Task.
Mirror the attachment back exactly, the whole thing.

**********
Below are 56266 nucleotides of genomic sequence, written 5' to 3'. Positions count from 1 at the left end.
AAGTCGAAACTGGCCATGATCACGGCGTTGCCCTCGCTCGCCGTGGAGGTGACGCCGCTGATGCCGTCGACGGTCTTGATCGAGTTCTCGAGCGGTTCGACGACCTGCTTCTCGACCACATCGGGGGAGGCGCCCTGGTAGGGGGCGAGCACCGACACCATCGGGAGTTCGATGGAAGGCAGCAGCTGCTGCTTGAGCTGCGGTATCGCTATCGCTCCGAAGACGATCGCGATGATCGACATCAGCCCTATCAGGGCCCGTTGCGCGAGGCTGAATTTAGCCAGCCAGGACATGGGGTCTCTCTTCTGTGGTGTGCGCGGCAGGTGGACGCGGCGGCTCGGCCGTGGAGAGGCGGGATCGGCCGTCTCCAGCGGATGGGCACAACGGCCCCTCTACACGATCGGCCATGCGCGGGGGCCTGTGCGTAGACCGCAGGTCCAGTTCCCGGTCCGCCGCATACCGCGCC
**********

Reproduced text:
Below are 56266 nucleotides of genomic sequence, written 5' to 3'. Positions count from 1 at the left end.
AAGTCGAAACTGGCCATGATCACGGCGTTGCCCTCGCTCGCCGTGGAGGTGACGCCGCTGATGCCGTCGACGGTCTTGATCGAGTTCTCGAGCGGTTCGACGACCTGCTTCTCGACCACATCGGGGGAGGCGCCCTGGTAGGGGGCGAGCACCGACACCATCGGGAGTTCGATGGAAGGCAGCAGCTGCTGCTTGAGCTGCGGTATCGCTATCGCTCCGAAGACGATCGCGATGATCGACATCAGCCCTATCAGGGCCCGTTGCGCGAGGCTGAATTTAGCCAGCCAGGACATGGGGTCTCTCTTCTGTGGTGTGCGCGGCAGGTGGACGCGGCGGCTCGGCCGTGGAGAGGCGGGATCGGCCGTCTCCAGCGGATGGGCACAACGGCCCCTCTACACGATCGGCCATGCGCGGGGGCCTGTGCGTAGACCGCAGGTCCAGTTCCCGGTCCGCCGCATACCGCGCC